Proud to be an American

“Javacia is so proud to be an American.” That’s what my Facebook status says today.

Whether you’re a Democrat, Republican or neither, you have to admit that Barack Obama being elected the president of the United States of America signals that our country is actually progressing in relation to issues of race.

But the reason I’m so proud today is because so many people were so enthusiastic about this election. People of all ages, backgrounds, races and political affiliations were determined to be heard. My little brother was so excited that he called me to sit on the phone with me last night as we watched the results roll in.

I stood in line for nearly an hour to vote and didn’t mind one bit. I woke up yesterday morning feeling like a kid on Christmas day. I had chills while I was waiting in line knowing I was about to participate in such a historic election because regardless of who won the fact that a black man and a woman were in this race made it a special day.

But the excitement I felt then didn’t compare to what I felt as I started to hear stories of people turning out in record numbers to vote. Some folks lined up at polls at 5:30 a.m. Some waited in line for two hours. My usually apathetic friends were sending mass text messages encouraging people to vote.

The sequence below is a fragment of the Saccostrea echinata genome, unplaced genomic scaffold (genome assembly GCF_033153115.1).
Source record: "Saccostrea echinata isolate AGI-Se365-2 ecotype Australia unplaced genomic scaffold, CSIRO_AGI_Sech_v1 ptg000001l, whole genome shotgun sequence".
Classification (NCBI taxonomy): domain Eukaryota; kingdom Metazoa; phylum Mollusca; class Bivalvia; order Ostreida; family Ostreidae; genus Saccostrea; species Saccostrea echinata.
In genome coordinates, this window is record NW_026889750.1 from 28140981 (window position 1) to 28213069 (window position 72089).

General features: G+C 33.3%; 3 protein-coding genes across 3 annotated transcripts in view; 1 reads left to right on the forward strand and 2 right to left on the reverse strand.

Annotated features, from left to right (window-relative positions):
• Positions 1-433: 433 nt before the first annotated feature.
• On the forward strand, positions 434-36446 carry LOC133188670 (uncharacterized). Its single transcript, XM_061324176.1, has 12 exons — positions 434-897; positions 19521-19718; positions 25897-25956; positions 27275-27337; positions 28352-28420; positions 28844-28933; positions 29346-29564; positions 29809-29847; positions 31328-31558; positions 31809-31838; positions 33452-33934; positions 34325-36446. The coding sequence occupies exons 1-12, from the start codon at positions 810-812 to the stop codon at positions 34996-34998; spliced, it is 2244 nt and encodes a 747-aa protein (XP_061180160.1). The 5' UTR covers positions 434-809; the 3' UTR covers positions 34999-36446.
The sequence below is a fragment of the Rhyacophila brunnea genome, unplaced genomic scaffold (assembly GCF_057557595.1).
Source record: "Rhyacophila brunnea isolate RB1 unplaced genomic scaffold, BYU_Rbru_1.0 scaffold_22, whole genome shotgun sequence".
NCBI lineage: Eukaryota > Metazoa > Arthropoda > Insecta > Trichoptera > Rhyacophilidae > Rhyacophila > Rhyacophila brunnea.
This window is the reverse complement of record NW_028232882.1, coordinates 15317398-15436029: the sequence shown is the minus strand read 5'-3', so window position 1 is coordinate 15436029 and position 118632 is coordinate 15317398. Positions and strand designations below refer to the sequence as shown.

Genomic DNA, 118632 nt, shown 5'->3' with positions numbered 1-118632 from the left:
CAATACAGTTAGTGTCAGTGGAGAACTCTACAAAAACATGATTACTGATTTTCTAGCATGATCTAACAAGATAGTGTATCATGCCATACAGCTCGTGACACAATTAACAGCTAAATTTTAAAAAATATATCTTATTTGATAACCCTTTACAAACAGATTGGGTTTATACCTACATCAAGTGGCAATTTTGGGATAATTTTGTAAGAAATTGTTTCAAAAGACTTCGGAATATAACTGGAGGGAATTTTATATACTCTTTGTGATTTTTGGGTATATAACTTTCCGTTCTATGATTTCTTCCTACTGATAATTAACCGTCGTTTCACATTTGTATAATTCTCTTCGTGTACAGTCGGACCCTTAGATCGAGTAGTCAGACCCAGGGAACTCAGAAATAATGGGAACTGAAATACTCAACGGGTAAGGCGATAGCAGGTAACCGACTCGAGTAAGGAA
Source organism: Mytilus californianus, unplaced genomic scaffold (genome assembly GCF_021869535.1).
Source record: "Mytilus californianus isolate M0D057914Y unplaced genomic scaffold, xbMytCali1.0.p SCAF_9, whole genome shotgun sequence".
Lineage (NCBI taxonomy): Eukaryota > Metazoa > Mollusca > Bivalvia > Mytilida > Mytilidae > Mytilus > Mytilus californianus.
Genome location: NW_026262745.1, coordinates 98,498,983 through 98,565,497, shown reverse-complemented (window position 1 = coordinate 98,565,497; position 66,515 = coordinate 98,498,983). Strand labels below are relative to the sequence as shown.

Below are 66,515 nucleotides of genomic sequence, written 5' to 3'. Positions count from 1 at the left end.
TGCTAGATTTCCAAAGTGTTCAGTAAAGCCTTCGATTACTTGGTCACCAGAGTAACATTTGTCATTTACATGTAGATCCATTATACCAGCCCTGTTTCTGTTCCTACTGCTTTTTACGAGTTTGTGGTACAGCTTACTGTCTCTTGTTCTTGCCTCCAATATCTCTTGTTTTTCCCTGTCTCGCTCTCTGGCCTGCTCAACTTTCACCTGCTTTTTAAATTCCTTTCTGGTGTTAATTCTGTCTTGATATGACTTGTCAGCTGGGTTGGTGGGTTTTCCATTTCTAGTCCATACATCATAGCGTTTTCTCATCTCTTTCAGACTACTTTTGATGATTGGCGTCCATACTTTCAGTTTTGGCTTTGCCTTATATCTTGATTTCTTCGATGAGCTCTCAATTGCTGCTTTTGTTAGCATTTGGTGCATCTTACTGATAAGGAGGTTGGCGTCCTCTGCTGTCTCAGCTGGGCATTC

I wish my grandmother was alive to see the enthusiasm that this country — specifically the young black people in this country — had yesterday. She was heavily involved in the Civil Rights movement and always stressed to me how important it was that I exercise my right to vote once I had a chance to do so.

When I was a little girl I could hardly wait for the day that I could head out to the polls and leave sporting a sticker that declared “I voted.” In my family voting has always been a big deal and my parents made it a family affair. My mom would always go to the polls either with my grandmother, my dad or both and she always brought me along. I grew up understanding that voting was a right my ancestors had to fight for and one I should never take for granted. And I never will.



  1. That’s great you grew up knowing the importance of voting. I was around 24 the first time I voted. And it was my first time ever being at the polls. My family was never into it and therefore neither was I. Its sad but at my now mature age of 68 I do understand its importance. I just hate it took me so long to get it.

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